Tracing its origins to the Mayan and Aztec staple foods, then adding influences from the settlers of the new-world, Chili has evolved alongside Mexican culture. It comes alive with the signature Mexican spice combination of chili and cumin.
Mexican cuisine has developed into a distinctly new-world fusion of well evolved native food traditions with Spanish, African and Asian influences. Corn and beans were staples of most native tribes in Pre-Columbian America. In colonial times, the Spanish imposed their European traditions that would eventually become incorporated with native foods. As a result of the slave trade, spices and cooking methods from Africa and Asia were introduced to compliment the dishes that evolved into a unique cuisine that is a major part of Mexican culture.
Most of us are familiar with chile con carne (carne meaning meat) but once you’ve tried the meatless version, you end up preferring to keep this as a vegetable dish. For your guests who want meat with the meal, simply accompany this chile with some grilled chorizo or slow roast baby back ribs.
- 1 onion chopped
- 1 green pepper diced
- 1 red bell pepper diced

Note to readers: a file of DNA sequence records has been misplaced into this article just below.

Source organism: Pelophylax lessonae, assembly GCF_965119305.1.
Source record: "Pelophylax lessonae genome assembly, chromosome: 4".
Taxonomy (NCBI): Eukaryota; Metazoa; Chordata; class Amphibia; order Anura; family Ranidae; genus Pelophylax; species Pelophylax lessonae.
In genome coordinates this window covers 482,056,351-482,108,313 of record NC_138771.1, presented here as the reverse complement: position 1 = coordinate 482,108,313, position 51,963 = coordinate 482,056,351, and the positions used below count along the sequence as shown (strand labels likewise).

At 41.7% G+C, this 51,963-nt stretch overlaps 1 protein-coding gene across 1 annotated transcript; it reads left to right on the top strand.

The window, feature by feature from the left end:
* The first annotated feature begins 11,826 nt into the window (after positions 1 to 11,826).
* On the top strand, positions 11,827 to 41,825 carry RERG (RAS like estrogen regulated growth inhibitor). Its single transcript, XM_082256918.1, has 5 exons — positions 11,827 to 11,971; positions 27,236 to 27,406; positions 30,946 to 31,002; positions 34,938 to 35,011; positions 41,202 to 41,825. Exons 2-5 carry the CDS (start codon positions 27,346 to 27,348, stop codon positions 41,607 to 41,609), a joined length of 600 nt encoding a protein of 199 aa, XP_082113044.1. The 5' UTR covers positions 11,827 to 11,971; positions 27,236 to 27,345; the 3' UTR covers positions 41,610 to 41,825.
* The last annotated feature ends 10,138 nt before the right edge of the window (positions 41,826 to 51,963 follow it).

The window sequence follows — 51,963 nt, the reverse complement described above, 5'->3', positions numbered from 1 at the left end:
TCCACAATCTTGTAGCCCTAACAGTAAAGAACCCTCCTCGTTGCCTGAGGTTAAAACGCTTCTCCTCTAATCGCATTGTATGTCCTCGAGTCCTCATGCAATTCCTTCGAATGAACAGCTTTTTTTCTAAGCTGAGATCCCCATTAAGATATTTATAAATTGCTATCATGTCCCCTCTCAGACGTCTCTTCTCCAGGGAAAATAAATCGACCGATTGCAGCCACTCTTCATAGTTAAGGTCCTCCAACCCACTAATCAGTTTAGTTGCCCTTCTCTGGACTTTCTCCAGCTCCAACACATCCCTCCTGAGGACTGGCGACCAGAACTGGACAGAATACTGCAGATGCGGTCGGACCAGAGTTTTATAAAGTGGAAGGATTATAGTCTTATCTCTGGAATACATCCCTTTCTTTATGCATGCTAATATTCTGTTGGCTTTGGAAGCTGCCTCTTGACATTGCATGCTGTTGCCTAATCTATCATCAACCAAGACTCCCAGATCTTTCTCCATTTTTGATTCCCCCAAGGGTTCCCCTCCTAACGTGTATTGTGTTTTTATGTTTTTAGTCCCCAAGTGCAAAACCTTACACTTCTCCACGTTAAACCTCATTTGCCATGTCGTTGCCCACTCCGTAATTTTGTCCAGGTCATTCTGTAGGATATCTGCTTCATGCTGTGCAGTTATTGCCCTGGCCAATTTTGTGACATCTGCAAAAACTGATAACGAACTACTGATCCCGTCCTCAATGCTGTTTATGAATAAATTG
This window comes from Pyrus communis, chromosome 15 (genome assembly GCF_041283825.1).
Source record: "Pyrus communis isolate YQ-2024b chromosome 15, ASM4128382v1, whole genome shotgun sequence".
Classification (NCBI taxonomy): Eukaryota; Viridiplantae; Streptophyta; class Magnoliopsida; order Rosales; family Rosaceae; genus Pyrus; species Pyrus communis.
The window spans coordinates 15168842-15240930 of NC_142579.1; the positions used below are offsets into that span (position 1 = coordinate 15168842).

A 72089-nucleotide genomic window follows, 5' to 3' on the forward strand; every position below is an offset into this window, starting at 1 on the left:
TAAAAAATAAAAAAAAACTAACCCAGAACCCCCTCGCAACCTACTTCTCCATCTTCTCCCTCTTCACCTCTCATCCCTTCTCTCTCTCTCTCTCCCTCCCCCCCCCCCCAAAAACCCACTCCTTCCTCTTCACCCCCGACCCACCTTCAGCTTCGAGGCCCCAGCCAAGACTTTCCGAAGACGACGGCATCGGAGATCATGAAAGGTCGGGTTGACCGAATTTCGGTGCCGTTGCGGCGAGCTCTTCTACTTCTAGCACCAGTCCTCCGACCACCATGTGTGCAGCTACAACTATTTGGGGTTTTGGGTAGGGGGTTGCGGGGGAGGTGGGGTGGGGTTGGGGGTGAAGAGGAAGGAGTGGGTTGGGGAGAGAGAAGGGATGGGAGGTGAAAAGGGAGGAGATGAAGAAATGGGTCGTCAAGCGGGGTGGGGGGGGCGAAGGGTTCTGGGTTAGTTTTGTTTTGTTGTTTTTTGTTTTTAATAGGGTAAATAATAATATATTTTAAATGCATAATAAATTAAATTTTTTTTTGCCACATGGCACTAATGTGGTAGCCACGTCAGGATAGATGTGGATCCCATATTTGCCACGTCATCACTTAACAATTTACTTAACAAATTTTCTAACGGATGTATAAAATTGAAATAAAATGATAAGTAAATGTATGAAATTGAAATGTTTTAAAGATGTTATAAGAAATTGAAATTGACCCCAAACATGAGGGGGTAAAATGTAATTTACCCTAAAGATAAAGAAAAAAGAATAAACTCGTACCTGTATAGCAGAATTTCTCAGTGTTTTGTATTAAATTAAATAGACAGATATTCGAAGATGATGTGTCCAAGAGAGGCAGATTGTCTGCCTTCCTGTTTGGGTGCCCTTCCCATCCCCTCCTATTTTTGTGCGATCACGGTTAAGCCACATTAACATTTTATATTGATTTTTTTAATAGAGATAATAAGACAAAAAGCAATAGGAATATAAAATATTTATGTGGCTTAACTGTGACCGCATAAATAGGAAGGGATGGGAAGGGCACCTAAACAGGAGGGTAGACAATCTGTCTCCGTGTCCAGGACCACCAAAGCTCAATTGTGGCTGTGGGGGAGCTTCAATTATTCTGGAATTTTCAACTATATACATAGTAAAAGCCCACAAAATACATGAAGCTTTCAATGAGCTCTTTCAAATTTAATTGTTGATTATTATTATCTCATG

- 1 rib celery chopped
- 2 tbsp sunflower oil
- 3 cloves garlic finely chopped
- ½ tsp chile flakes
- 1 can kidney beans (19 oz)
- 1 can black beans (19 oz )
- 1 can whole kernel corn (12 oz)
- 1 can diced tomatoes (28 oz)
- ½ cup vegetable broth
- ½ cup passata or tomato sauce
- 1 tsp chili powder
- 1 tsp ground cumin
- 1 tsp dried oregano
- ½ tsp salt
- 1 cup cheddar cheese grated
- Sauté the onions, red pepper and celery in a large skillet or wok until tender (about 5 minutes).
- Meanwhile, open the cans (saving liquid) and mash about ½ of the black beans.
- Stir in the garlic and chili flakes. Cook for about a minute.
- Add all the beans, corn, (including liquid from cans), tomatoes, vegetable broth, tomato sauce and spices. Bring to a boil.
- Cover and simmer for about 60 minutes.
- Serve with hot crusty bread or tortilla chips and top with grated cheese.